This morning, directly after breakfast, I went on board the "Reine Hortense" to pay my respects to Prince Napoleon; and H.I.H. has just done me the honour of coming to inspect the "Foam." When I was first presented to him at the Geysirs, he asked me what my plans might be; and on my mentioning my resolution of sailing to the North, he most kindly proposed that I should come with him West to Greenland instead. My anxiety, however, to reach, if it were possible, Jan Mayen and Spitzbergen, prevented my accepting this most tempting offer; but in the meantime, H.I.H. has, it seems, himself determined to come to Jan Mayen, and he is kind enough to say that if I can get ready for a start by six o'clock to-morrow morning, the "Reine Hortense" shall take me in tow. To profit by this proposal would of course entail the giving up my plan of riding across the interior of Iceland, which I should be very loth to do; at the same time, the season is so far advanced, the mischances of our first start from England have thrown us so far behind in our programme, that it would seem almost a pity to neglect such an opportunity of overrunning the time that has been lost; and after all, these Polar islands, which so few have visited, are what I am chiefly bent on seeing. Before I close this letter the thing will have been settled one way or another; for I am to have the honour of dining with the Prince this evening, and between this and then I shall have made up my mind. After dinner there is to be a ball on board the frigate, to which all the rank, fashion, and beauty of Reykjavik have been invited.

3 A.M.

I give up seeing the rest of Iceland, and go North at once. It has cost me a struggle to come to this conclusion, but on the whole I think it will be better. Ten or fifteen days of summer-time become very precious in these latitudes, and are worth a sacrifice. At this moment we have just brought up astern of the "Reine Hortense," and are getting our hawsers bent, ready for a start in half an hour's time. My next letter, please God, will be dated from Hammerfest. I suppose I shall be about fifteen or twenty days getting there, but this will depend on the state of the ice about Jan Mayen. If the anchorage is clear, I shall spend a few days in examining the island, which by all accounts would appear to be most curious.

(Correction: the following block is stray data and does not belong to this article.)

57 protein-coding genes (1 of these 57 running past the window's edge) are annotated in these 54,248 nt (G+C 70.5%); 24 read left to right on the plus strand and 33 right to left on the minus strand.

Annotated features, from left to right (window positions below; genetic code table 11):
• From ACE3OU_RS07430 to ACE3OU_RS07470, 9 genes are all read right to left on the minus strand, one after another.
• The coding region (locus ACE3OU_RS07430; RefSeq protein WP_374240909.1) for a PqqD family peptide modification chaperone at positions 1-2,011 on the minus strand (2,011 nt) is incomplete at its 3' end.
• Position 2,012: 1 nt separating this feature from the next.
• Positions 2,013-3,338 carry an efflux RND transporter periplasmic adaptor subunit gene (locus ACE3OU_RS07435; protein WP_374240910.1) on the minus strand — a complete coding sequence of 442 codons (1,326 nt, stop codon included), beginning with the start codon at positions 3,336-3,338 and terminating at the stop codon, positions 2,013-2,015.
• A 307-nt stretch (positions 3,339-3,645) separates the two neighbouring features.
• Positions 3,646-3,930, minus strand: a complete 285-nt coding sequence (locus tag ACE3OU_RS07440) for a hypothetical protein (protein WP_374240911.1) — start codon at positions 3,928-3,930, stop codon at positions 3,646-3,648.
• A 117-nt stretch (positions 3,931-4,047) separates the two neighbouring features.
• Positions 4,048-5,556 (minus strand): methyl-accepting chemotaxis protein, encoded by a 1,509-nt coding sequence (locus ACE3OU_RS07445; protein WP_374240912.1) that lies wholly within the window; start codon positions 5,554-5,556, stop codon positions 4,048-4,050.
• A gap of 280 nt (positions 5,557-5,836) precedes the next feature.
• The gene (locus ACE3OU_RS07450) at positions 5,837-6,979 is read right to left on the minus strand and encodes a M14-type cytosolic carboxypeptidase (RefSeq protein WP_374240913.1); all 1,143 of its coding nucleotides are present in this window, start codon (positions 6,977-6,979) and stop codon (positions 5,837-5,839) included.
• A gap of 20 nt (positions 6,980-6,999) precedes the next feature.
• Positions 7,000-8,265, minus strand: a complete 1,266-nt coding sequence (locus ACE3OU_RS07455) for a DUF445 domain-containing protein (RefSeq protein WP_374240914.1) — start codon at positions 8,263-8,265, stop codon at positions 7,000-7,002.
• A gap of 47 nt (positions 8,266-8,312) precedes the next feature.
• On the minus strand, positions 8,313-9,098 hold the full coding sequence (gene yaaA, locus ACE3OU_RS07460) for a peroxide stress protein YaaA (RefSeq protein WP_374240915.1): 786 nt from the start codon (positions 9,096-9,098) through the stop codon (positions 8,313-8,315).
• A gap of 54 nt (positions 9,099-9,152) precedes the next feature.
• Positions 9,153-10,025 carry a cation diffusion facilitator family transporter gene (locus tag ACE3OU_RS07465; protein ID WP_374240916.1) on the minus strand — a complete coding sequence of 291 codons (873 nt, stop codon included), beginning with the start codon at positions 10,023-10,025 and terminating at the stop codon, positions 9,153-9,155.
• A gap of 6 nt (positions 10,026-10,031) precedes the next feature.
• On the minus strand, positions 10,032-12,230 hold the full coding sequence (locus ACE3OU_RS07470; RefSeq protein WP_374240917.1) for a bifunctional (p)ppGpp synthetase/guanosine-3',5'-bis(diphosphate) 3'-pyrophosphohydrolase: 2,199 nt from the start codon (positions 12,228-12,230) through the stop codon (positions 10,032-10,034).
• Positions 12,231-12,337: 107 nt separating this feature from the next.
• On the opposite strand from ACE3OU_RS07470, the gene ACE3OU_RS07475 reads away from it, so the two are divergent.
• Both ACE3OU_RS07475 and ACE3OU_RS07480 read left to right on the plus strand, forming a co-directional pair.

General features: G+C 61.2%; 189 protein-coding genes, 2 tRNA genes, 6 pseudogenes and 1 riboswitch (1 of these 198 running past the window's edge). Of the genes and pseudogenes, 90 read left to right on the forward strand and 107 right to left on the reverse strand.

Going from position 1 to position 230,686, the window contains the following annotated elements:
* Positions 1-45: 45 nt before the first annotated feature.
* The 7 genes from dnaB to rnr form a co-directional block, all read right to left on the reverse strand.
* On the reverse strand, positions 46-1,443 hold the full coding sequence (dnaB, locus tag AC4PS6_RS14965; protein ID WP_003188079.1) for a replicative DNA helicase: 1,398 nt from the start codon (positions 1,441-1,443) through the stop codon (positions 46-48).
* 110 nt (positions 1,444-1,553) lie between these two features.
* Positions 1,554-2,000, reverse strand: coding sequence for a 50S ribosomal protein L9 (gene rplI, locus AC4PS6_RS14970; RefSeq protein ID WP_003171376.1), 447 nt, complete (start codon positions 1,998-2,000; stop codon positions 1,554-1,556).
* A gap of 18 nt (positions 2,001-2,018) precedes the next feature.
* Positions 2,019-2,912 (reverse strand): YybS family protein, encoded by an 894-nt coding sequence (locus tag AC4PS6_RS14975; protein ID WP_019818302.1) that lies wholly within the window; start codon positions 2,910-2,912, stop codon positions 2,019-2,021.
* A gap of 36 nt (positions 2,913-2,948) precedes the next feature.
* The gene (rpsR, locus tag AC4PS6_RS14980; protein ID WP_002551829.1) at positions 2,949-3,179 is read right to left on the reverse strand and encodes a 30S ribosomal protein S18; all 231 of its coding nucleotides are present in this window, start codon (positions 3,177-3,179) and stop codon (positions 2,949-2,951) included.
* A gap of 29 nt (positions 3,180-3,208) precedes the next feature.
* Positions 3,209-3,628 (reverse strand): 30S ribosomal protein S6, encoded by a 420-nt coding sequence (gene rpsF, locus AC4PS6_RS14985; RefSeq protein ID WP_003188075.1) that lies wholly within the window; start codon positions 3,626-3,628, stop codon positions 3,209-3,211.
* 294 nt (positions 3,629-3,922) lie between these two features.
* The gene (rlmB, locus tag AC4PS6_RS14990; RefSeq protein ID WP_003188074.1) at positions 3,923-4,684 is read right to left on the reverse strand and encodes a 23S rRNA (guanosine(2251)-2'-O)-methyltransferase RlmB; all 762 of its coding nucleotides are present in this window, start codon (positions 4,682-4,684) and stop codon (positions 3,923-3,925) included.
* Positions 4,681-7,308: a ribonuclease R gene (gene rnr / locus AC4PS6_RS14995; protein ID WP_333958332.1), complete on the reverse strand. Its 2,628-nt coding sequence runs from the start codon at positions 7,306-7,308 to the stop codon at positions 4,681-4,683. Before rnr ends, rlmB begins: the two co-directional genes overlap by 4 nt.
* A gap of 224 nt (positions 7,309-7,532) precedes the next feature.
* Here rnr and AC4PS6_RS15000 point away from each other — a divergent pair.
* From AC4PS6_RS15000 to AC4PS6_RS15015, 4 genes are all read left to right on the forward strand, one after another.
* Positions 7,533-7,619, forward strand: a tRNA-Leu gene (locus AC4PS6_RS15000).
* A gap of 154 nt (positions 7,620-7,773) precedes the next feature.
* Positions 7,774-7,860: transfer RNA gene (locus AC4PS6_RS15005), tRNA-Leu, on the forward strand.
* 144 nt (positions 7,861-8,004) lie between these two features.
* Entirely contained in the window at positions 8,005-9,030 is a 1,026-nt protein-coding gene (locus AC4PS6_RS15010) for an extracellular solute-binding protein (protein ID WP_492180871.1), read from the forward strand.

I happened first to hear of its existence from a very intelligent whaling Captain I fell in with among the Shetlands four years ago. He was sailing home to Hull, after fishing the Spitzbergen waters, and had sighted the huge mountain which forms the northern extremity of Jan Mayen, on his way south. Luckily, the weather was fine while he was passing, and the sketch he made of it at the time so filled me with amazement, that I then determined, if ever I got the chance, to go and see with my own eyes so great a marvel. Imagine a spike of igneous rock (the whole island is volcanic), shooting straight up out of the sea to the height of 6,870 feet, not broad-based like a pyramid, nor round-topped like a sugar-loaf, but needle-shaped, pointed like the spire of a church. If only my Hull skipper were as good a draughtsman as he seemed to be a seaman, we should now be on our way to one of the wonders of the world. Most people here hold out rather a doleful prospect, and say that, in the first place, it is probable the whole island will be imprisoned within the eternal fields of ice, that lie out for upwards of a hundred and fifty miles along the eastern coast of Greenland; and next, that if even the sea should be clear in its vicinity, the fogs up there are so dense and constant that the chances are very much against our hitting the land. But the fact of the last French man-of-war which sailed in that direction never having returned, has made those seas needlessly unpopular at Reykjavik.